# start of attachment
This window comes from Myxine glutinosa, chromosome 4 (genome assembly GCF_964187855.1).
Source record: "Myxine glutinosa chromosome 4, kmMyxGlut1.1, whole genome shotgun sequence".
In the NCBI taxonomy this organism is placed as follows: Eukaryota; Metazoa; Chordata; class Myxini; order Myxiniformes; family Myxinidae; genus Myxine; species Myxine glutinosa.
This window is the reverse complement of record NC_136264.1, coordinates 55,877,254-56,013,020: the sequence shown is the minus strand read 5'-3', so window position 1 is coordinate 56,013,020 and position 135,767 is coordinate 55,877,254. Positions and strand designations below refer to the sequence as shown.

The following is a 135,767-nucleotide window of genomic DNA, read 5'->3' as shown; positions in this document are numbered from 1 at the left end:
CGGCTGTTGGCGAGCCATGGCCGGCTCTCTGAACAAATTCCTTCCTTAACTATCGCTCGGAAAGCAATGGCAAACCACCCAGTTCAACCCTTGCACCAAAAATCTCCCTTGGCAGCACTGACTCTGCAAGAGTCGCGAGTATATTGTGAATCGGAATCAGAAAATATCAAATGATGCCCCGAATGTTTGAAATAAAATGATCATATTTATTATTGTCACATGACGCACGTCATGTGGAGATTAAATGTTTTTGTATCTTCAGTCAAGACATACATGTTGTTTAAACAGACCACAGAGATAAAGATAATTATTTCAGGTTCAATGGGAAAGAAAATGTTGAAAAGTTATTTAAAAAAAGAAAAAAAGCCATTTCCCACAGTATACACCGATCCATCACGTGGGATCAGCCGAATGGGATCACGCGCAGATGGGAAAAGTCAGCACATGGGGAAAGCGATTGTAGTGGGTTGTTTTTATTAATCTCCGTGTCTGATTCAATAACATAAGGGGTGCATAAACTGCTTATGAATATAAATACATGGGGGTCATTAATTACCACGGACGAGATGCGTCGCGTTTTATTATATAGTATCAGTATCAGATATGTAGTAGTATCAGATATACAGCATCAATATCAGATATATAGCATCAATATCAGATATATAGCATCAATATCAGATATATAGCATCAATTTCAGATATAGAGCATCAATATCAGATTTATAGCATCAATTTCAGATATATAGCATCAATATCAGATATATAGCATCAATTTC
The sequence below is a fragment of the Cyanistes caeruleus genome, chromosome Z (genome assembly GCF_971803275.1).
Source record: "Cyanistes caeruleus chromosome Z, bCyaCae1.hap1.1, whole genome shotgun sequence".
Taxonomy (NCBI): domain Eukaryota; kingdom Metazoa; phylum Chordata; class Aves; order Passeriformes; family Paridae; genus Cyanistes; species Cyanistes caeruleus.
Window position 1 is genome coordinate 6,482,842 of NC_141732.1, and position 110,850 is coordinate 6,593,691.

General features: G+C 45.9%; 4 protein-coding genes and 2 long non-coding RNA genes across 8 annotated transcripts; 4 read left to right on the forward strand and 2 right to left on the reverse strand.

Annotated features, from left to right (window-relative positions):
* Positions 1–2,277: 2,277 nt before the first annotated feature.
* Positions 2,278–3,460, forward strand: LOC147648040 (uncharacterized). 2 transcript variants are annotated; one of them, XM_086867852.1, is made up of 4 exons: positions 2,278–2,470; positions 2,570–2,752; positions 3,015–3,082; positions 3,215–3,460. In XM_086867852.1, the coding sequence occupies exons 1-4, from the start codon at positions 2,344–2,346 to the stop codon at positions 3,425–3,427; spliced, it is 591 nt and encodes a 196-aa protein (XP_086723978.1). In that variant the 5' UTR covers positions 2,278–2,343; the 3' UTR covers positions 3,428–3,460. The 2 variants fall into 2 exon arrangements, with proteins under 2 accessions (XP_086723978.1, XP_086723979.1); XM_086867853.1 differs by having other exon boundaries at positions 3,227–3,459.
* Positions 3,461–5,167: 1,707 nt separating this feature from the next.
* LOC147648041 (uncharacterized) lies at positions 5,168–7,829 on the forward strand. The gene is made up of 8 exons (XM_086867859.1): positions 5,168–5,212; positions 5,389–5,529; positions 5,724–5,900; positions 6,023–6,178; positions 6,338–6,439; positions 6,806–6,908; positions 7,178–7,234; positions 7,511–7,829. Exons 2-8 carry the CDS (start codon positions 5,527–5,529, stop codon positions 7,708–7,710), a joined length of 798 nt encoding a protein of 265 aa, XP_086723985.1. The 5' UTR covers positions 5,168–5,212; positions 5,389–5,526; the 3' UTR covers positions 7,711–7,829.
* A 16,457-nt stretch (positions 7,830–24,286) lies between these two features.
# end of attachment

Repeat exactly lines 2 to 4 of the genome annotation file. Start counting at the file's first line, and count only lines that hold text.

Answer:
Source record: "Myxine glutinosa chromosome 4, kmMyxGlut1.1, whole genome shotgun sequence".
In the NCBI taxonomy this organism is placed as follows: Eukaryota; Metazoa; Chordata; class Myxini; order Myxiniformes; family Myxinidae; genus Myxine; species Myxine glutinosa.
This window is the reverse complement of record NC_136264.1, coordinates 55,877,254-56,013,020: the sequence shown is the minus strand read 5'-3', so window position 1 is coordinate 56,013,020 and position 135,767 is coordinate 55,877,254. Positions and strand designations below refer to the sequence as shown.